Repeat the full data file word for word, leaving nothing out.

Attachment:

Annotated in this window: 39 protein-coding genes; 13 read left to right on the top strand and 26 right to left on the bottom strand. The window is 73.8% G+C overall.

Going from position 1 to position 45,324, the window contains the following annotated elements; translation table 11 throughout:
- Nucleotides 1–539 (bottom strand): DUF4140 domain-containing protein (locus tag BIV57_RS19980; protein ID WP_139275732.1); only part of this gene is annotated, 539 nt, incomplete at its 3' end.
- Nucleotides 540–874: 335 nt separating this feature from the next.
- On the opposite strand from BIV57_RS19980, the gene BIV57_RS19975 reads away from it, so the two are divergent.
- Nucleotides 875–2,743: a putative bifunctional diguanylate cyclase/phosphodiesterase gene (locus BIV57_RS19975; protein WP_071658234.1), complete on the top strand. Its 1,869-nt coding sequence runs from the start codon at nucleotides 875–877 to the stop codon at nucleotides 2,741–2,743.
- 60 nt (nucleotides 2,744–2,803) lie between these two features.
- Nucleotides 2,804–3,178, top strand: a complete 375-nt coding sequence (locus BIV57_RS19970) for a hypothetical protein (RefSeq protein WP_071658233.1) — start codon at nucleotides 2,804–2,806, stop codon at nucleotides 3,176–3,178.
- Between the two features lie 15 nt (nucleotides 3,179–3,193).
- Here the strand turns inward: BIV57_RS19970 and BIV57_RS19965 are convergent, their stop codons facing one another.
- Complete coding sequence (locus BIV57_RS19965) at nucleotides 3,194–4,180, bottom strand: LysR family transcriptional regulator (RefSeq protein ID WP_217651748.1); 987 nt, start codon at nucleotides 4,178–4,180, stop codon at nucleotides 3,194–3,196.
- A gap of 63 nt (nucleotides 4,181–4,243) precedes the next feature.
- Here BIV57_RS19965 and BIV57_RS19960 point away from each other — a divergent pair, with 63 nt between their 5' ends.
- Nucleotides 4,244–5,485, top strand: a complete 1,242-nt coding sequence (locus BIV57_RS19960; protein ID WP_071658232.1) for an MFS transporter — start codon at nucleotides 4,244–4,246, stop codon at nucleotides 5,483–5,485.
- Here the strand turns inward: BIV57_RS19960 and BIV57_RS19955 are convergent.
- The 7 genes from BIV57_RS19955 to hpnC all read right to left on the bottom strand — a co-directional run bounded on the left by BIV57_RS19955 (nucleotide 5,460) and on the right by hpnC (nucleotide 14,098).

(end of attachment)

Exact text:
Annotated in this window: 39 protein-coding genes; 13 read left to right on the top strand and 26 right to left on the bottom strand. The window is 73.8% G+C overall.

Going from position 1 to position 45,324, the window contains the following annotated elements; translation table 11 throughout:
- Nucleotides 1–539 (bottom strand): DUF4140 domain-containing protein (locus tag BIV57_RS19980; protein ID WP_139275732.1); only part of this gene is annotated, 539 nt, incomplete at its 3' end.
- Nucleotides 540–874: 335 nt separating this feature from the next.
- On the opposite strand from BIV57_RS19980, the gene BIV57_RS19975 reads away from it, so the two are divergent.
- Nucleotides 875–2,743: a putative bifunctional diguanylate cyclase/phosphodiesterase gene (locus BIV57_RS19975; protein WP_071658234.1), complete on the top strand. Its 1,869-nt coding sequence runs from the start codon at nucleotides 875–877 to the stop codon at nucleotides 2,741–2,743.
- 60 nt (nucleotides 2,744–2,803) lie between these two features.
- Nucleotides 2,804–3,178, top strand: a complete 375-nt coding sequence (locus BIV57_RS19970) for a hypothetical protein (RefSeq protein WP_071658233.1) — start codon at nucleotides 2,804–2,806, stop codon at nucleotides 3,176–3,178.
- Between the two features lie 15 nt (nucleotides 3,179–3,193).
- Here the strand turns inward: BIV57_RS19970 and BIV57_RS19965 are convergent, their stop codons facing one another.
- Complete coding sequence (locus BIV57_RS19965) at nucleotides 3,194–4,180, bottom strand: LysR family transcriptional regulator (RefSeq protein ID WP_217651748.1); 987 nt, start codon at nucleotides 4,178–4,180, stop codon at nucleotides 3,194–3,196.
- A gap of 63 nt (nucleotides 4,181–4,243) precedes the next feature.
- Here BIV57_RS19965 and BIV57_RS19960 point away from each other — a divergent pair, with 63 nt between their 5' ends.
- Nucleotides 4,244–5,485, top strand: a complete 1,242-nt coding sequence (locus BIV57_RS19960; protein ID WP_071658232.1) for an MFS transporter — start codon at nucleotides 4,244–4,246, stop codon at nucleotides 5,483–5,485.
- Here the strand turns inward: BIV57_RS19960 and BIV57_RS19955 are convergent.
- The 7 genes from BIV57_RS19955 to hpnC all read right to left on the bottom strand — a co-directional run bounded on the left by BIV57_RS19955 (nucleotide 5,460) and on the right by hpnC (nucleotide 14,098).